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Water sprayed onto reactor No.3

0 CommentsPrint E-mail CNTV, March 20, 2011
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After a week battling against a nuclear meltdown at the Fukushima power station, the situation appears to be coming under control. The unstable and problematic reactor has been flooded with seawater which has stabilized the situation.

Reactor NO.3, widely considered the most dangerous at the ravaged Fukushima Dai-ichi nuclear complex after last Friday's quake and tsunami overwhelmed its cooling systems.

Emergency crews continued their efforts to cool the reactors and fuel storage pools by spraying seawater into it. Tons of water came directly from the ocean.

Japanese Chief Cabinet Secretary Yukio Edano said the situation at the nuclear complex remains unpredictable, but that the action being taken is preventing things from getting worse.

Yukio Edano, Japanese Chief Cabinet Secretary, said, "We think that we have succeeded in capturing a certain amount of water injection into the Number 3 reactor and it has now stabilized the situation. But we will stay cautious and continue to inject water into the Number 3 and Number 4 reactors to stabilize them and to make efforts to improve their condition."

Elsewhere other teams scrambled to connect the reactors to a new power line.

Engineers attached a power cable to the outside of the facility in a desperate attempt to get water pumps going. They hope it can cool down overheated fuel rods and prevent a deadly spread of radiation.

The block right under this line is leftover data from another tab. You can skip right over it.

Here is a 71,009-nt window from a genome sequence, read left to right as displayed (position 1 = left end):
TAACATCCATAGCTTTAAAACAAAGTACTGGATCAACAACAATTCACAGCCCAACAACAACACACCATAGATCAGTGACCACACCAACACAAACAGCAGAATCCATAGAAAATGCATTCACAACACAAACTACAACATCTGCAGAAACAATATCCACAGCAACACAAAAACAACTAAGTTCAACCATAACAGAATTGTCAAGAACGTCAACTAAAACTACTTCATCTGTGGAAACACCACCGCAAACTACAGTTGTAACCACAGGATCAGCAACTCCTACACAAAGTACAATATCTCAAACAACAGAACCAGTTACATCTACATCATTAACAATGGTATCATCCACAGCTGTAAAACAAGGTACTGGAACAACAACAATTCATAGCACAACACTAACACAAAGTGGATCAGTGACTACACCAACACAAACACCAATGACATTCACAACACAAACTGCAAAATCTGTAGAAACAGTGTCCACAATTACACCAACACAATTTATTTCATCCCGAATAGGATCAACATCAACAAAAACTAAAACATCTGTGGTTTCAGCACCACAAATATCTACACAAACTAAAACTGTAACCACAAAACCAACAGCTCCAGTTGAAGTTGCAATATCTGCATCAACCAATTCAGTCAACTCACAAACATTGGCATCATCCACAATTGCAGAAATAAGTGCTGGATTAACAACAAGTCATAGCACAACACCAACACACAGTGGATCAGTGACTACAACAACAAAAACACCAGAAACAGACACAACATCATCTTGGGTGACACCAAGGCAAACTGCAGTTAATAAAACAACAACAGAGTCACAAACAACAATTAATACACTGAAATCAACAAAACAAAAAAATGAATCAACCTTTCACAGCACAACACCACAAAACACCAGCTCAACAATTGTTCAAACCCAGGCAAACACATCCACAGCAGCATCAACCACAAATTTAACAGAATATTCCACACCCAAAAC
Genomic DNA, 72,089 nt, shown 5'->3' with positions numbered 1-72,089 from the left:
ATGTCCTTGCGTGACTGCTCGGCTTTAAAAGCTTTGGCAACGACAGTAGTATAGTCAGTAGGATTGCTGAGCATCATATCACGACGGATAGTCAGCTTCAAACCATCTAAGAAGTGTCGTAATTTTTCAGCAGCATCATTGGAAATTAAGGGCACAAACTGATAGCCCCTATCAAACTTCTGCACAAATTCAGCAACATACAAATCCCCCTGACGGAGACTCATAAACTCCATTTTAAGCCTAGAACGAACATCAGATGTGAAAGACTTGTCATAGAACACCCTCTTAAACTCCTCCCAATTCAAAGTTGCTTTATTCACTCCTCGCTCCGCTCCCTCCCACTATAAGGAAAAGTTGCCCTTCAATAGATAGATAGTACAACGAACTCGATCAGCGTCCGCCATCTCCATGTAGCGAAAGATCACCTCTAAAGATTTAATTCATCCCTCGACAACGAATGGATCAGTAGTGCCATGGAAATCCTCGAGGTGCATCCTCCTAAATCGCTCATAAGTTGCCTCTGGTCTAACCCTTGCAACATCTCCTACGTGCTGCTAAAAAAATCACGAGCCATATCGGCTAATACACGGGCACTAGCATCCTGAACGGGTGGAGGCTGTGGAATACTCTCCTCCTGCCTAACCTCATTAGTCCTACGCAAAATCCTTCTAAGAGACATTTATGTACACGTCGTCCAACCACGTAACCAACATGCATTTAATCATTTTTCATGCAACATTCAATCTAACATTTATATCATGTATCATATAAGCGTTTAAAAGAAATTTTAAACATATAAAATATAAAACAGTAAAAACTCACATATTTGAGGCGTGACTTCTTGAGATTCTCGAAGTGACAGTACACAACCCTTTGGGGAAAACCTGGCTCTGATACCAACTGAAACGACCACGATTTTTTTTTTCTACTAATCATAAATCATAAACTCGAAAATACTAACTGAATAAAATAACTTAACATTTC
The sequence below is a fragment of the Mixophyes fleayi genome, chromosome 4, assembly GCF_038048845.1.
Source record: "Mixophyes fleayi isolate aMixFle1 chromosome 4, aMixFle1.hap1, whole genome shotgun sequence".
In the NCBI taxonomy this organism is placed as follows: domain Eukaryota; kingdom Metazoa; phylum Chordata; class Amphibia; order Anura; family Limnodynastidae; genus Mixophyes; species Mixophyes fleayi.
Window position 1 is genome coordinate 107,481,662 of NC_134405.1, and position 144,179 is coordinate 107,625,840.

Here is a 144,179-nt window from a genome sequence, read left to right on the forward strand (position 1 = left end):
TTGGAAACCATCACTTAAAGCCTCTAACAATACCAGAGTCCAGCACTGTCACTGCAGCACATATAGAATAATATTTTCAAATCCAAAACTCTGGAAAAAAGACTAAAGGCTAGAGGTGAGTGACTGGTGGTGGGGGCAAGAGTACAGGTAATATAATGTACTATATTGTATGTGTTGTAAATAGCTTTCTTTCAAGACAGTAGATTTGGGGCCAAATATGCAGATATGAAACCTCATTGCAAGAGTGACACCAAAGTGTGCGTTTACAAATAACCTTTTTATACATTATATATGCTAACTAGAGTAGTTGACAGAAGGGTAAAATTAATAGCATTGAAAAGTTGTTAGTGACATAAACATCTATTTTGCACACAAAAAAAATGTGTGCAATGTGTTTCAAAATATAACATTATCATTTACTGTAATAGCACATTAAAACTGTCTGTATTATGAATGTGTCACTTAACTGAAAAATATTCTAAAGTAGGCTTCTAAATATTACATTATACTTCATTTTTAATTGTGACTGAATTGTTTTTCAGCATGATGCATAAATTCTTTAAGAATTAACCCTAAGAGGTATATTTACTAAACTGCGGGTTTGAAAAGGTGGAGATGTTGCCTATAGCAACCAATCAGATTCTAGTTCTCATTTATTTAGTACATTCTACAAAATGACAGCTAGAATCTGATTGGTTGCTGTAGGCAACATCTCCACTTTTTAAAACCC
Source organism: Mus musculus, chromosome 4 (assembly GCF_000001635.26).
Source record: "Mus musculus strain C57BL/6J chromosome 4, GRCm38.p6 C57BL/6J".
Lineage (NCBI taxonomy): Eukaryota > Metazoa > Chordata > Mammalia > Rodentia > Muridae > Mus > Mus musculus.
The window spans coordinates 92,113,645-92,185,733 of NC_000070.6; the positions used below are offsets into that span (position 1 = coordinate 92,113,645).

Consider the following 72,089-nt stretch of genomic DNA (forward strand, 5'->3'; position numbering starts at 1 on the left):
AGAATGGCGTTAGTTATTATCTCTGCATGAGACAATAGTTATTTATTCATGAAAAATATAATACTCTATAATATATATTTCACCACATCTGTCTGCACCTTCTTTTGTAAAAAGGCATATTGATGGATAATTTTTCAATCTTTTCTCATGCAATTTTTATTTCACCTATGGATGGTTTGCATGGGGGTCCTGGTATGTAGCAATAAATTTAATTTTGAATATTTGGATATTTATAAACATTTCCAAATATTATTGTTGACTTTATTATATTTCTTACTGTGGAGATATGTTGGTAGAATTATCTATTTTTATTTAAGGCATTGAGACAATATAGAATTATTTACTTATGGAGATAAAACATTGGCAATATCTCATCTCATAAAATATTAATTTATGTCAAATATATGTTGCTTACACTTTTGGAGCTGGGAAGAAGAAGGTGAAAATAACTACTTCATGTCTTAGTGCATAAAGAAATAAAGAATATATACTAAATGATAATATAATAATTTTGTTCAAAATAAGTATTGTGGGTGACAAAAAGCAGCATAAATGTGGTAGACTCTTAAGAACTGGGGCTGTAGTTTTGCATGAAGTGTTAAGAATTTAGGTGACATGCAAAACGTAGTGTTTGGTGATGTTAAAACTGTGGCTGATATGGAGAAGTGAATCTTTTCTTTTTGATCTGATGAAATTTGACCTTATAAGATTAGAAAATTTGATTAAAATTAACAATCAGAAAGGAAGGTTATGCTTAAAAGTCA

Also on Saturday, contamination was found in some foods. Japan reported elevated radiation levels in spinach and milk from farms near the stricken Fukushima nuclear complex.

Yukio Edano, Japanese Chief Cabinet Secretary, said, "We received reports that the figures went beyond the regulated standard of (radiation material) residue in the sample of milk produced in Fukushima and spinach produced in Ibaraki."

But Edano said the products pose no immediate health risk and that more testing is being done. He added if tests show further contamination, food shipments would be halted from the area.

The International Atomic Energy Agency says radiation at the damaged plant has stabilized at "significantly higher" levels than normal, but these were still in a range allowing onsite recovery measures.

The UN nuclear watchdog also says the Japanese authorities have successfully completed the evacuation of people from a 20-kilometer zone around the stricken plant. People within a 30 kilometer area have been advised to stay indoors.


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